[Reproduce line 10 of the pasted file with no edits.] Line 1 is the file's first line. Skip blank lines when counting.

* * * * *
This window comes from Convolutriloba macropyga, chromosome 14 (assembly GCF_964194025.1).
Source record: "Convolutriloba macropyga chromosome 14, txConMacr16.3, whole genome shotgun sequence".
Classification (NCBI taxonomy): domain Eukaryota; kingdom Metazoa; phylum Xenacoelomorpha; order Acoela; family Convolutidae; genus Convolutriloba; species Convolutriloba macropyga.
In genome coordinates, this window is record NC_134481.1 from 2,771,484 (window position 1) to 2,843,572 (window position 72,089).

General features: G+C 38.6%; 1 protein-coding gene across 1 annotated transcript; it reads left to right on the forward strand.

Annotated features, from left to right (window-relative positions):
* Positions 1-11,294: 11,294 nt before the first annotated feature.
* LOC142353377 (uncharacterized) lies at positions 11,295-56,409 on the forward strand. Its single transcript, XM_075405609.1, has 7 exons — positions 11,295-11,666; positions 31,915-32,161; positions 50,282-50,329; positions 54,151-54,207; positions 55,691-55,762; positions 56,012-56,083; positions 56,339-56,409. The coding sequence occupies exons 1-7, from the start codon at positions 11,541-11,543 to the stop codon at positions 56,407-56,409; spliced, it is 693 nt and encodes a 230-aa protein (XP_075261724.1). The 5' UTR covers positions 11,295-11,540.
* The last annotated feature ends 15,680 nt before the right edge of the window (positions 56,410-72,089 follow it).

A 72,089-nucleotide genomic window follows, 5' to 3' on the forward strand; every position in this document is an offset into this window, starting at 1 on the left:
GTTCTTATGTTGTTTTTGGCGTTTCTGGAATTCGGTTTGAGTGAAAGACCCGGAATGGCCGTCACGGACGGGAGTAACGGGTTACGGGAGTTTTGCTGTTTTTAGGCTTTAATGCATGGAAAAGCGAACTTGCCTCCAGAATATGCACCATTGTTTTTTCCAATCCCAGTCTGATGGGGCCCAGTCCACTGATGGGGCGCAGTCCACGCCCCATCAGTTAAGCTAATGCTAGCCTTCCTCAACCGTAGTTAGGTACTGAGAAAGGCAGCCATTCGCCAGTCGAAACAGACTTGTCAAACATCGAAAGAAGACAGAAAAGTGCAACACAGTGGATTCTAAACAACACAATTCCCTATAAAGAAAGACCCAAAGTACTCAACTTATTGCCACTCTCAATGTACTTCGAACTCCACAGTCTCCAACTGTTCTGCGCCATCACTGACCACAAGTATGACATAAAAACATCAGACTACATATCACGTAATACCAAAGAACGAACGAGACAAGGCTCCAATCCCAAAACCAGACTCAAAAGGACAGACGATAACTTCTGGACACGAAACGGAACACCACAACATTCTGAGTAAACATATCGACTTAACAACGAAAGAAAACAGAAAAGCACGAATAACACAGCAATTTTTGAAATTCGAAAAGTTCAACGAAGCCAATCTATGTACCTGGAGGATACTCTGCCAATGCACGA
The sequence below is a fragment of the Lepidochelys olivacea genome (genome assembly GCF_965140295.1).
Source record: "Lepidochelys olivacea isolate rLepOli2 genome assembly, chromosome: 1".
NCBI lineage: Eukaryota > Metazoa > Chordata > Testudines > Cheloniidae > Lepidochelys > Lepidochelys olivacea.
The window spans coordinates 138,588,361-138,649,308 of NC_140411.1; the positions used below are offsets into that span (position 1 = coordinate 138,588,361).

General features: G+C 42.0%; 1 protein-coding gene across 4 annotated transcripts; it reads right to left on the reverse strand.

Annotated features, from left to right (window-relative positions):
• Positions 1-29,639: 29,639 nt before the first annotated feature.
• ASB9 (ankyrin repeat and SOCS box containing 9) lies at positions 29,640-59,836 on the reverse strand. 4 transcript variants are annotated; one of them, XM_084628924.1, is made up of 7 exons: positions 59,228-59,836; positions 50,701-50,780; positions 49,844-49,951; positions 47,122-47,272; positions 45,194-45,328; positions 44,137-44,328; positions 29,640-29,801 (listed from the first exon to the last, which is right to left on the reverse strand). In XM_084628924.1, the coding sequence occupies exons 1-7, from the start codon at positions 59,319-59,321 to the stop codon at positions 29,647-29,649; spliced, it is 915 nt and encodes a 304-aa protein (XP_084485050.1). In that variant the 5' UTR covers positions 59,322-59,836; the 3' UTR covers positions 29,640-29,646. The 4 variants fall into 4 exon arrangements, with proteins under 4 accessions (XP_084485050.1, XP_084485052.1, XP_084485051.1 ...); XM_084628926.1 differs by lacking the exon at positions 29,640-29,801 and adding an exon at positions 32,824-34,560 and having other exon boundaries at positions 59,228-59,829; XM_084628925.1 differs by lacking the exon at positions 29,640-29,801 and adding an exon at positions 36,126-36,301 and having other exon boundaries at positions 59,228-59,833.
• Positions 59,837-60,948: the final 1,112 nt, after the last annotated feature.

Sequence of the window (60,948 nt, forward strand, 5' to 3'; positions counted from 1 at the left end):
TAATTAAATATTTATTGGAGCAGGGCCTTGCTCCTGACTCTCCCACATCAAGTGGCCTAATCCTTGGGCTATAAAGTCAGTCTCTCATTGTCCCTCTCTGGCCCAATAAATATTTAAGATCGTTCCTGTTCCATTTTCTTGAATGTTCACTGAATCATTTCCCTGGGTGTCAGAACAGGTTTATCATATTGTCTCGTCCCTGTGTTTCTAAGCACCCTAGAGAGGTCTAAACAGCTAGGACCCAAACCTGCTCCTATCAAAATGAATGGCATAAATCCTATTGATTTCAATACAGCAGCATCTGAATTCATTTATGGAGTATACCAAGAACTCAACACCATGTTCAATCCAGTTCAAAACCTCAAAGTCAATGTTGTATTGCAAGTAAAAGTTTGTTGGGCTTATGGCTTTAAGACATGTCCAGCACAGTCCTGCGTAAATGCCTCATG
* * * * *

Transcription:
A 72,089-nucleotide genomic window follows, 5' to 3' on the forward strand; every position in this document is an offset into this window, starting at 1 on the left: